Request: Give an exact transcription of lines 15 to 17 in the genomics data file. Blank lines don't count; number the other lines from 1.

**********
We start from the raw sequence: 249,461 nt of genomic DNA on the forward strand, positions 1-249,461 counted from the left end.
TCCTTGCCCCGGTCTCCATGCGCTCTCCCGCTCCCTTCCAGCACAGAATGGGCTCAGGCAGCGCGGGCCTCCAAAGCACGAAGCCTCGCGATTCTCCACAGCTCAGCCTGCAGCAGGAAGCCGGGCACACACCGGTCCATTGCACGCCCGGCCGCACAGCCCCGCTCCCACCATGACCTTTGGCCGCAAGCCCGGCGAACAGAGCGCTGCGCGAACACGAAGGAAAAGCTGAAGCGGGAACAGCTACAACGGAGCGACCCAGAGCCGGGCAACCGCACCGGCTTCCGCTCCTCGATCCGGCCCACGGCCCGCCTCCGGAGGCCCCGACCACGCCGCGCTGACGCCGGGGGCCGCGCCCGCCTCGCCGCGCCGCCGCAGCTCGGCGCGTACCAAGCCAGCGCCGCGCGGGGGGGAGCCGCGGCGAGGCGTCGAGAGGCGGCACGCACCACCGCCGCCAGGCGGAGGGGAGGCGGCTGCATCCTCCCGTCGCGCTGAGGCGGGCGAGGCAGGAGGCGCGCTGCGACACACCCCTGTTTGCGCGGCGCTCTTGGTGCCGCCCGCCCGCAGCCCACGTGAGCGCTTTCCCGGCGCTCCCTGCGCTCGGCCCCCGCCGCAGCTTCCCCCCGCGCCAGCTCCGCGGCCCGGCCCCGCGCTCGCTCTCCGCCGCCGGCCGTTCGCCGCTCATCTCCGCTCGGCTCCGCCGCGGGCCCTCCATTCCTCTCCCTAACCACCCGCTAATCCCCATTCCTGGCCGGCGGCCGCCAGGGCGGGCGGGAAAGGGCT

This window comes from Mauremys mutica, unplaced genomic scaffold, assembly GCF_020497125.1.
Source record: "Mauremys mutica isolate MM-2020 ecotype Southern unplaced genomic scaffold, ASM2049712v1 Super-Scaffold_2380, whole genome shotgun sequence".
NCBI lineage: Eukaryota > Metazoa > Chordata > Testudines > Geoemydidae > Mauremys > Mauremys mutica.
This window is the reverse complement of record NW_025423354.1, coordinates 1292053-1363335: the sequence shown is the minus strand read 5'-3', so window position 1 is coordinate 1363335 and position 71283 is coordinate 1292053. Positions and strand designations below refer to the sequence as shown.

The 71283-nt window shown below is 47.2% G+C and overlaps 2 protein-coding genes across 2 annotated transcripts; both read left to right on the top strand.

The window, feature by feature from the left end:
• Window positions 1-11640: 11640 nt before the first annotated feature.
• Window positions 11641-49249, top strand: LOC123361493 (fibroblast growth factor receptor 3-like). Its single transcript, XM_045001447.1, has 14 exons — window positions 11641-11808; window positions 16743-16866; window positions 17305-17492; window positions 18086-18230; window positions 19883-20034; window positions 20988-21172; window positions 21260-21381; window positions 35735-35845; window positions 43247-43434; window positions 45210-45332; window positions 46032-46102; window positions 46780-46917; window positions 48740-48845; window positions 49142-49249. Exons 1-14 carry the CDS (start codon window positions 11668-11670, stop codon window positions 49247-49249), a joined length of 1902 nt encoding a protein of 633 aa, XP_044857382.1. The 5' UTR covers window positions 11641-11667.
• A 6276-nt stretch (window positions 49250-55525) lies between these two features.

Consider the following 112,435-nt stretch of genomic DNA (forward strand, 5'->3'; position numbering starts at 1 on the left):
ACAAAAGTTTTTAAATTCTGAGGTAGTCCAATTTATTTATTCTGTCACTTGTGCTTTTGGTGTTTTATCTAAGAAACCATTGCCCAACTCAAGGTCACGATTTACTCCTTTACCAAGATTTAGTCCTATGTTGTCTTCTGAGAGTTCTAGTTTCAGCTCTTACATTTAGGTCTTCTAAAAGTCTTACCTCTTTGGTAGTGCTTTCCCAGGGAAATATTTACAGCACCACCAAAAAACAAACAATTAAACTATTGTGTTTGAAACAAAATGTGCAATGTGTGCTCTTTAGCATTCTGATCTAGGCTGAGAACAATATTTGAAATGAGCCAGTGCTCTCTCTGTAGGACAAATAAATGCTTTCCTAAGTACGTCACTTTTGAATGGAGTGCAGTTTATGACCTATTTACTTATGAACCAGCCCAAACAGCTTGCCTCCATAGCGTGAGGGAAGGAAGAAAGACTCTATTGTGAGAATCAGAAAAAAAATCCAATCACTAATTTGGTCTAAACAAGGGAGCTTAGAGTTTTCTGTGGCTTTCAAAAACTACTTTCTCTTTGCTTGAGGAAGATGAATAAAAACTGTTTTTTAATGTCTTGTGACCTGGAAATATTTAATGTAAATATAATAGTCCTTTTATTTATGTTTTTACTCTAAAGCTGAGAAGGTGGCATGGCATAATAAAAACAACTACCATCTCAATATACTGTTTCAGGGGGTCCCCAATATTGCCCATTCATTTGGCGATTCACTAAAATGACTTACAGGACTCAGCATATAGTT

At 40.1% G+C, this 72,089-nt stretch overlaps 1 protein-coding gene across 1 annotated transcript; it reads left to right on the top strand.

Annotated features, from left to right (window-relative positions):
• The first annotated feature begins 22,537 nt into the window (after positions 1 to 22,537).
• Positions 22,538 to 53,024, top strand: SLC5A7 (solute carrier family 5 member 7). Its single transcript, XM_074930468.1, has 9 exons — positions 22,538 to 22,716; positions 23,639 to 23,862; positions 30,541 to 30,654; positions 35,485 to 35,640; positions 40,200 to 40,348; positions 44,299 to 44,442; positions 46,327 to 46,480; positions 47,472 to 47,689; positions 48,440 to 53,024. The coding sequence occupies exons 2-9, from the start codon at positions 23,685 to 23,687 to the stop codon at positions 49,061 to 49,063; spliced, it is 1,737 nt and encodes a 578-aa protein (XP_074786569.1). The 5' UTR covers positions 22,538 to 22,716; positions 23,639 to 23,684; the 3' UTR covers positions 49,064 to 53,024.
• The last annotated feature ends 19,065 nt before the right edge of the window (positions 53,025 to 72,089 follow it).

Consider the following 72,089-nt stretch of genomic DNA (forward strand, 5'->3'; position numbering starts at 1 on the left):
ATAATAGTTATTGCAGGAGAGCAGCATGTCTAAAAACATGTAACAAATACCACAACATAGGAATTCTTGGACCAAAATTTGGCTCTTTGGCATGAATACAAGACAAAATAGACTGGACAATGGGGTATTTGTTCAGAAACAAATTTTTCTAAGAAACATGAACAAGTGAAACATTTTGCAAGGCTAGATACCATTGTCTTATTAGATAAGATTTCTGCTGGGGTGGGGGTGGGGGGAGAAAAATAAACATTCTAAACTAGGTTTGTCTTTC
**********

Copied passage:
Annotated features, from left to right (window-relative positions):
• The first annotated feature begins 22,537 nt into the window (after positions 1 to 22,537).
• Positions 22,538 to 53,024, top strand: SLC5A7 (solute carrier family 5 member 7). Its single transcript, XM_074930468.1, has 9 exons — positions 22,538 to 22,716; positions 23,639 to 23,862; positions 30,541 to 30,654; positions 35,485 to 35,640; positions 40,200 to 40,348; positions 44,299 to 44,442; positions 46,327 to 46,480; positions 47,472 to 47,689; positions 48,440 to 53,024. The coding sequence occupies exons 2-9, from the start codon at positions 23,685 to 23,687 to the stop codon at positions 49,061 to 49,063; spliced, it is 1,737 nt and encodes a 578-aa protein (XP_074786569.1). The 5' UTR covers positions 22,538 to 22,716; positions 23,639 to 23,684; the 3' UTR covers positions 49,064 to 53,024.